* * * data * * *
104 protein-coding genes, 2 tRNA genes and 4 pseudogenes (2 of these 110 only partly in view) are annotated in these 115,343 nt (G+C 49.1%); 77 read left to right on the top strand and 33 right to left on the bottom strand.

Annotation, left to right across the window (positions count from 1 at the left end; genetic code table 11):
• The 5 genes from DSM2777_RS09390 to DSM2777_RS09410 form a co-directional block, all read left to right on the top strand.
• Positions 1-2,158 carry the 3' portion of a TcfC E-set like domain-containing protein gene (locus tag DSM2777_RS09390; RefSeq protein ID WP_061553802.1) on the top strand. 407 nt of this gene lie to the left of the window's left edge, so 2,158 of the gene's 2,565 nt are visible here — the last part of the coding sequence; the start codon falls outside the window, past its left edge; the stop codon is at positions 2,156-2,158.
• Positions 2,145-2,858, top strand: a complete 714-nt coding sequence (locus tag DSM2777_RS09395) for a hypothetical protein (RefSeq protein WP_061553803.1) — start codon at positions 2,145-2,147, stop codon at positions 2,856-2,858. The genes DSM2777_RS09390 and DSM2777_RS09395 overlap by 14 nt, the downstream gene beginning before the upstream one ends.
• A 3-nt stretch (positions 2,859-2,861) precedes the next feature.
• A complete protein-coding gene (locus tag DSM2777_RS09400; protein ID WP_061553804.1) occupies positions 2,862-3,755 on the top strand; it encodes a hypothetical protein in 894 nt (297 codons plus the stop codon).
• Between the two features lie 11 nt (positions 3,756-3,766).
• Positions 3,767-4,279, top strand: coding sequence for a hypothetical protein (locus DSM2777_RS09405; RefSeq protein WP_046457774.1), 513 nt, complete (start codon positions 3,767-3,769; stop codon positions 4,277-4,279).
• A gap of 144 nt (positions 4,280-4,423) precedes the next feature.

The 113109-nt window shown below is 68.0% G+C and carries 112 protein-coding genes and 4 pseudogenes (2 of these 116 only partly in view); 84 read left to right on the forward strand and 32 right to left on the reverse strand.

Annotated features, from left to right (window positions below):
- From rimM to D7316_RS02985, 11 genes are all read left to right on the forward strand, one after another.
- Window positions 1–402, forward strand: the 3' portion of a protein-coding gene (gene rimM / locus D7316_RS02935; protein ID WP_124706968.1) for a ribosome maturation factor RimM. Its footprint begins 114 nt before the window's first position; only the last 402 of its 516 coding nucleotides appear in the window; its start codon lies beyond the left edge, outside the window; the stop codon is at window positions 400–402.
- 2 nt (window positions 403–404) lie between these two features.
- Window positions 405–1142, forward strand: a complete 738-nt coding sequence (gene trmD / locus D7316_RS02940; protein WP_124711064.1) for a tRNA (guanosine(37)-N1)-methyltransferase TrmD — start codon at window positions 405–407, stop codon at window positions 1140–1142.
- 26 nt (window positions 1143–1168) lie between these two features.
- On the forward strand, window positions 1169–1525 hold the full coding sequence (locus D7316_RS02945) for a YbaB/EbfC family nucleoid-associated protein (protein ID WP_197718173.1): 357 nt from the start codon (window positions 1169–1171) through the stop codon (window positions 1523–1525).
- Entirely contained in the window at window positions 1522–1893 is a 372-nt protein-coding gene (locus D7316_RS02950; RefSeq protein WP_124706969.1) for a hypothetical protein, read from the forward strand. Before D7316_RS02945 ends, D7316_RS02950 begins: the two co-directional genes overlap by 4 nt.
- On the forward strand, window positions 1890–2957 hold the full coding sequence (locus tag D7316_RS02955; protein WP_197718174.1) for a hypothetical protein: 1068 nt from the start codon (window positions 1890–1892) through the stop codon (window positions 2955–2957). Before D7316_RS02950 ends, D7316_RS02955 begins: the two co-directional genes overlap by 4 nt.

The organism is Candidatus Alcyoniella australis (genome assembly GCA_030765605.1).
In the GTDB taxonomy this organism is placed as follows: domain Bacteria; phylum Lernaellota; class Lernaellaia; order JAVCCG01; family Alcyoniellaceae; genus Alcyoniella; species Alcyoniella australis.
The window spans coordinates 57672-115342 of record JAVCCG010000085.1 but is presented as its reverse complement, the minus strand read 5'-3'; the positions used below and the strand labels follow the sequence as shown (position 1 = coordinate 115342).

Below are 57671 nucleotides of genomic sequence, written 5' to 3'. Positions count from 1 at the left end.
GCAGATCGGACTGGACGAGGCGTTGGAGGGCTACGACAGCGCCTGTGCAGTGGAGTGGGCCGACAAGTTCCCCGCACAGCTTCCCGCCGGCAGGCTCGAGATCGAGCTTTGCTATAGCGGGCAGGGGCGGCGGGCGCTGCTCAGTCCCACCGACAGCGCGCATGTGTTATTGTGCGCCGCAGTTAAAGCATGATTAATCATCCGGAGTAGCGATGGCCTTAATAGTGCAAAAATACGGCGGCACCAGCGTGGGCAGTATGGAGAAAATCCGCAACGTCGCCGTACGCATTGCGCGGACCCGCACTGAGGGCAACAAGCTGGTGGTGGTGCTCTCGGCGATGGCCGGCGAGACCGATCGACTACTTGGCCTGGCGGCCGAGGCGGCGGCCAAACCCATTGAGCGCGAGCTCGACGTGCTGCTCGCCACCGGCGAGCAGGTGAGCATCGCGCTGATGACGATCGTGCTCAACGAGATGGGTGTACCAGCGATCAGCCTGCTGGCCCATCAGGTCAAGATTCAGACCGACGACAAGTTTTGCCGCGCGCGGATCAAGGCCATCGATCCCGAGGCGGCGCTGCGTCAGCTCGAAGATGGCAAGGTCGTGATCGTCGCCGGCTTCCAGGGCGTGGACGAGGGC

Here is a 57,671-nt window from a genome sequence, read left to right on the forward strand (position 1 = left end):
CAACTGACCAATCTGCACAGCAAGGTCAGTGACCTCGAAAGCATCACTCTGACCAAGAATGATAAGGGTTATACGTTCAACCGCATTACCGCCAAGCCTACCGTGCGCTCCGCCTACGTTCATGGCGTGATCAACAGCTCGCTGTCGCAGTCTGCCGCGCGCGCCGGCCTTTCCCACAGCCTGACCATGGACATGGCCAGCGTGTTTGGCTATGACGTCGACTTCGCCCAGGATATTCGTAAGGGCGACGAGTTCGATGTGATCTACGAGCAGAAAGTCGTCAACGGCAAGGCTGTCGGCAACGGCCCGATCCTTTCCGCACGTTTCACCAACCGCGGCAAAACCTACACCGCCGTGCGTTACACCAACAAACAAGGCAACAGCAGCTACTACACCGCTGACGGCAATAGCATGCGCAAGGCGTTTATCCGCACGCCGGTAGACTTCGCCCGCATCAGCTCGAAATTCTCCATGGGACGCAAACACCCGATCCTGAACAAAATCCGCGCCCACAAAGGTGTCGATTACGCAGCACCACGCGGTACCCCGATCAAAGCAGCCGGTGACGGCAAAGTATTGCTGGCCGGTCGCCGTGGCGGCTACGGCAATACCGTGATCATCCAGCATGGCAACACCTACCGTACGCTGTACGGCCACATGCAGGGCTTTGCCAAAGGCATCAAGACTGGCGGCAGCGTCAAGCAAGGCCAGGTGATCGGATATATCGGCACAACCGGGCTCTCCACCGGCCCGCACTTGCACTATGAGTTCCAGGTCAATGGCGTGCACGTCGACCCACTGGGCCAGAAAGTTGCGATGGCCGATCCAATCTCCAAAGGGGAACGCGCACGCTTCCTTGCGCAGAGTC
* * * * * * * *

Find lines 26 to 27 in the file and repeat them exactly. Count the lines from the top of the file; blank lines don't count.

Here is a 57,671-nt window from a genome sequence, read left to right on the forward strand (position 1 = left end):
CAACTGACCAATCTGCACAGCAAGGTCAGTGACCTCGAAAGCATCACTCTGACCAAGAATGATAAGGGTTATACGTTCAACCGCATTACCGCCAAGCCTACCGTGCGCTCCGCCTACGTTCATGGCGTGATCAACAGCTCGCTGTCGCAGTCTGCCGCGCGCGCCGGCCTTTCCCACAGCCTGACCATGGACATGGCCAGCGTGTTTGGCTATGACGTCGACTTCGCCCAGGATATTCGTAAGGGCGACGAGTTCGATGTGATCTACGAGCAGAAAGTCGTCAACGGCAAGGCTGTCGGCAACGGCCCGATCCTTTCCGCACGTTTCACCAACCGCGGCAAAACCTACACCGCCGTGCGTTACACCAACAAACAAGGCAACAGCAGCTACTACACCGCTGACGGCAATAGCATGCGCAAGGCGTTTATCCGCACGCCGGTAGACTTCGCCCGCATCAGCTCGAAATTCTCCATGGGACGCAAACACCCGATCCTGAACAAAATCCGCGCCCACAAAGGTGTCGATTACGCAGCACCACGCGGTACCCCGATCAAAGCAGCCGGTGACGGCAAAGTATTGCTGGCCGGTCGCCGTGGCGGCTACGGCAATACCGTGATCATCCAGCATGGCAACACCTACCGTACGCTGTACGGCCACATGCAGGGCTTTGCCAAAGGCATCAAGACTGGCGGCAGCGTCAAGCAAGGCCAGGTGATCGGATATATCGGCACAACCGGGCTCTCCACCGGCCCGCACTTGCACTATGAGTTCCAGGTCAATGGCGTGCACGTCGACCCACTGGGCCAGAAAGTTGCGATGGCCGATCCAATCTCCAAAGGGGAACGCGCACGCTTCCTTGCGCAGAGTC